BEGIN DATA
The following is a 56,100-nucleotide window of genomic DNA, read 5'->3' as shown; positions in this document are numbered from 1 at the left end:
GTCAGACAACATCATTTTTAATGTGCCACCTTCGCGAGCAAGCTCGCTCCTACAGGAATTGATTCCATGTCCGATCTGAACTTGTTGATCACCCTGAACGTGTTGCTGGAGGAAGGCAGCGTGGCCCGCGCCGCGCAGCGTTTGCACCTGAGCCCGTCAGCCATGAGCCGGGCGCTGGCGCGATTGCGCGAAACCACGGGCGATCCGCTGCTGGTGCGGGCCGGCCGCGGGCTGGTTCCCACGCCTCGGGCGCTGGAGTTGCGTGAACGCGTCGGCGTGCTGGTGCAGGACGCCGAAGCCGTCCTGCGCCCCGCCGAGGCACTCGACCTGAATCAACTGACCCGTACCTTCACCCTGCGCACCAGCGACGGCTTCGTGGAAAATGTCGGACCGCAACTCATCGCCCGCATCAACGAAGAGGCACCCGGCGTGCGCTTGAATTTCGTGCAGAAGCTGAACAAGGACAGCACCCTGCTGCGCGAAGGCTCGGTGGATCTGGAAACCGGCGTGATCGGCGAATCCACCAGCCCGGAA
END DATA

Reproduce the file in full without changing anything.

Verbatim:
The following is a 56,100-nucleotide window of genomic DNA, read 5'->3' as shown; positions in this document are numbered from 1 at the left end:
GTCAGACAACATCATTTTTAATGTGCCACCTTCGCGAGCAAGCTCGCTCCTACAGGAATTGATTCCATGTCCGATCTGAACTTGTTGATCACCCTGAACGTGTTGCTGGAGGAAGGCAGCGTGGCCCGCGCCGCGCAGCGTTTGCACCTGAGCCCGTCAGCCATGAGCCGGGCGCTGGCGCGATTGCGCGAAACCACGGGCGATCCGCTGCTGGTGCGGGCCGGCCGCGGGCTGGTTCCCACGCCTCGGGCGCTGGAGTTGCGTGAACGCGTCGGCGTGCTGGTGCAGGACGCCGAAGCCGTCCTGCGCCCCGCCGAGGCACTCGACCTGAATCAACTGACCCGTACCTTCACCCTGCGCACCAGCGACGGCTTCGTGGAAAATGTCGGACCGCAACTCATCGCCCGCATCAACGAAGAGGCACCCGGCGTGCGCTTGAATTTCGTGCAGAAGCTGAACAAGGACAGCACCCTGCTGCGCGAAGGCTCGGTGGATCTGGAAACCGGCGTGATCGGCGAATCCACCAGCCCGGAA